The Justice Department’s December 30, 2011 announcement of its negotiation of a settlement with small Georgia rug manufacturer shows all businesses run big risks for violating Federal Civil Rights and other employment discrimination laws. The Justice Department announced on December 30th that the firm has agreed to pay $10,000 in back pay and civil penalties, and to undergo training on proper employment eligibility verification practices to resolve allegations of illegal national origin discrimination and retaliation against Hispanics.
The Justice Department had charged that the rug manufacturer violated federal discrimination laws by imposing unnecessary documentary requirements on individuals of Hispanic origin when establishing their eligibility to work in the United States, and by retaliating against a worker for protesting his discriminatory treatment.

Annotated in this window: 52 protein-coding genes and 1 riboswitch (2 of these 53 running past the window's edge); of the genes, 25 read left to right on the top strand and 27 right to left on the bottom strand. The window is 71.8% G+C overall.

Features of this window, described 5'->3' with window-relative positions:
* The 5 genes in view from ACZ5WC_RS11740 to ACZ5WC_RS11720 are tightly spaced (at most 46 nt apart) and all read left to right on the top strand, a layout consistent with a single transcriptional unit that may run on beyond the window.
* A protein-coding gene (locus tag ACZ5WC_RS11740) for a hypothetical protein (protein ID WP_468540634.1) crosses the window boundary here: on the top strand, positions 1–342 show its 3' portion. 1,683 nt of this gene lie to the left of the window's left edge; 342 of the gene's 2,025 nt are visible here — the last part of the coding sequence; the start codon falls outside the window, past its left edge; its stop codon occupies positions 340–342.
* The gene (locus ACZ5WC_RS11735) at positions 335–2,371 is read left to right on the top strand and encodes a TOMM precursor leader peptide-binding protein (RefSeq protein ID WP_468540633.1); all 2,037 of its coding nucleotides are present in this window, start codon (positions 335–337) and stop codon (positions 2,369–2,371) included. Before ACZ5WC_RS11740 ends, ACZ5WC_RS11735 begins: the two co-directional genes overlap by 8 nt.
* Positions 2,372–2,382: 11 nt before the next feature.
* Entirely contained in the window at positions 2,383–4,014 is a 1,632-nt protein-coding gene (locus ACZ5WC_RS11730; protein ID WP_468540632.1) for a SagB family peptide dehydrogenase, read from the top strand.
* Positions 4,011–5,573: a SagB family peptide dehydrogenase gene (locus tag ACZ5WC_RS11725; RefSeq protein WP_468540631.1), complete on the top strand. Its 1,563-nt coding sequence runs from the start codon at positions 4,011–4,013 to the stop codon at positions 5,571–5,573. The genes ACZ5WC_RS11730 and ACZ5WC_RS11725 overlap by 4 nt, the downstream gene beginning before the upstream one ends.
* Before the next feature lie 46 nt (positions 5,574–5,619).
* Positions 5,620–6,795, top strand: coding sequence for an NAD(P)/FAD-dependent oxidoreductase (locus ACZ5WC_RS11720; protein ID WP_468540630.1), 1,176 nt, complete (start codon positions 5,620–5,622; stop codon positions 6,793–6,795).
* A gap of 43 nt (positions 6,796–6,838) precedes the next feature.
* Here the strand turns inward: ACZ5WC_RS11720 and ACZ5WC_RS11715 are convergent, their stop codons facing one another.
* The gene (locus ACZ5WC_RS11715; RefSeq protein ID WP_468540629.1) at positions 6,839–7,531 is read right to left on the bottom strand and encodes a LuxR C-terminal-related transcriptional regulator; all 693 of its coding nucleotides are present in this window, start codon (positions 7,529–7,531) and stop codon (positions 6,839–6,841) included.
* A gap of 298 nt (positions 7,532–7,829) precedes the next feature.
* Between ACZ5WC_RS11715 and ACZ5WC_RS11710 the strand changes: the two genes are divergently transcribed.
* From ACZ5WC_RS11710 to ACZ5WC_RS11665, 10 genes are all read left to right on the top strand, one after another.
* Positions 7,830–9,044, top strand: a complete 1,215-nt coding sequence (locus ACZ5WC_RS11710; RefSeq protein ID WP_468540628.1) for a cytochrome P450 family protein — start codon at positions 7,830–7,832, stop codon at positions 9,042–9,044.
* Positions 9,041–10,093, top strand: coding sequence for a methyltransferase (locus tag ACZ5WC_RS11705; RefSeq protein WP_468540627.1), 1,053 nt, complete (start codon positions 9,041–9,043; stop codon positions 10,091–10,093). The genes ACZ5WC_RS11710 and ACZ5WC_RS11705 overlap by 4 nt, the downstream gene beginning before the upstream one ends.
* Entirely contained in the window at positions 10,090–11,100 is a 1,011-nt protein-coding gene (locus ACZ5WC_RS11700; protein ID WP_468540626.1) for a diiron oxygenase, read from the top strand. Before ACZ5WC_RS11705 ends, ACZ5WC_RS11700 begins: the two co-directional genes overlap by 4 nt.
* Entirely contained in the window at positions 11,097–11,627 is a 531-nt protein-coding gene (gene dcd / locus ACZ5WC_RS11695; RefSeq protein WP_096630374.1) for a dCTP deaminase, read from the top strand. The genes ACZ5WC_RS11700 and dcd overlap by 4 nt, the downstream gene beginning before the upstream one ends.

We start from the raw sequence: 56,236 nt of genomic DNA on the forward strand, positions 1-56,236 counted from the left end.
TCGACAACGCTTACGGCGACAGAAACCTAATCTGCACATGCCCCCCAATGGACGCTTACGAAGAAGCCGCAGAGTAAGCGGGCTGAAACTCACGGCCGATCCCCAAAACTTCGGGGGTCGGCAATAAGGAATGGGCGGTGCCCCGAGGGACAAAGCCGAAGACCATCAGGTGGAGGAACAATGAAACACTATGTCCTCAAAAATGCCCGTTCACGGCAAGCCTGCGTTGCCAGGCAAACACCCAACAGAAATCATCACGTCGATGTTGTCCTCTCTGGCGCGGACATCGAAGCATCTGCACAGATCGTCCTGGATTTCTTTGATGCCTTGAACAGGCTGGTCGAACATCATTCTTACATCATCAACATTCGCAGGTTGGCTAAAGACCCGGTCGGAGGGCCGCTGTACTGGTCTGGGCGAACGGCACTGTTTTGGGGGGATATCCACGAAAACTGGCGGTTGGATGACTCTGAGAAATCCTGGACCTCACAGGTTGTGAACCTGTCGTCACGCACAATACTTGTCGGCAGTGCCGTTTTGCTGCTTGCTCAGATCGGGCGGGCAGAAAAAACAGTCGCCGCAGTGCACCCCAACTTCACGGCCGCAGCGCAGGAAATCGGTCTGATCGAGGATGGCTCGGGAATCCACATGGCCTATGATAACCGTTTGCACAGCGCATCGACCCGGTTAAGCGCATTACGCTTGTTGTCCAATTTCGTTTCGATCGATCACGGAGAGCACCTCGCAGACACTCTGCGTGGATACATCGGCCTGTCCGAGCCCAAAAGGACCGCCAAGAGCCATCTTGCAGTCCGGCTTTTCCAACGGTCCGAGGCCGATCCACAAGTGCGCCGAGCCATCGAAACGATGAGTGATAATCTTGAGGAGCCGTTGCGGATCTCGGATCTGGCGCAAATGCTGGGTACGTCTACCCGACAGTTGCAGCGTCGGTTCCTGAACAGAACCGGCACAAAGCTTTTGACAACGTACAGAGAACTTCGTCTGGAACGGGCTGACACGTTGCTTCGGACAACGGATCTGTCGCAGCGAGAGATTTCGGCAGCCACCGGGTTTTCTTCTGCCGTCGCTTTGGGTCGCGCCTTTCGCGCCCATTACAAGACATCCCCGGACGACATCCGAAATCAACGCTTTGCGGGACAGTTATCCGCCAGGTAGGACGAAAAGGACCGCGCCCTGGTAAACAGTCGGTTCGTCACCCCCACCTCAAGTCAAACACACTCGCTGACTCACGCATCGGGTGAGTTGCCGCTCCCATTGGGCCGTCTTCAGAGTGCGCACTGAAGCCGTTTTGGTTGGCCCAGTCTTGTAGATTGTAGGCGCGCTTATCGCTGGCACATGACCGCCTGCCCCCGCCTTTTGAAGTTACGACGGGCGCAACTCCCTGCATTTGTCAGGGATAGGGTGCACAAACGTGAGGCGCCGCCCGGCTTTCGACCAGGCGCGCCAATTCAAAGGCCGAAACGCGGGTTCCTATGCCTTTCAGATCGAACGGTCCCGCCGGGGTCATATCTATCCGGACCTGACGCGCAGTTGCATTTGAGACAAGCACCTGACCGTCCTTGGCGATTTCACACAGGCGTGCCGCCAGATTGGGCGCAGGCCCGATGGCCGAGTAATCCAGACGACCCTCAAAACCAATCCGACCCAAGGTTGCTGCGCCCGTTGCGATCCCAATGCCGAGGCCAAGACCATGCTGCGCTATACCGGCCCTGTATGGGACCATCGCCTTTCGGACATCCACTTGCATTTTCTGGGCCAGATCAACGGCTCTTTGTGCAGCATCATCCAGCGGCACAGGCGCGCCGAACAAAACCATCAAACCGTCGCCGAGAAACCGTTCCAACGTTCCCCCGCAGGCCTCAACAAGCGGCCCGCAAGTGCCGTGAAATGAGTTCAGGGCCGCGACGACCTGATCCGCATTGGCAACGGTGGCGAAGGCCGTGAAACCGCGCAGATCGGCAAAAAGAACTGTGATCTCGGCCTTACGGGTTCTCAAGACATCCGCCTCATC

While meeting the required I-9 documentation requirements is a critical responsibility, employers also must exercise care to avoid imposing excessive documentation requirements that would violate the INA’s non-discrimination rules. The INA requires employers to treat all authorized workers in the same manner during the hiring process, regardless of their national origin or citizenship status. In the absence of factual evidence that would cause an employer to reasonably question the validity of documentation that otherwise would satisfy the I-9 documentation requirements, employers generally must accept any combination of documents sufficient to establish eligibility to work under the I-9 rules as sufficient.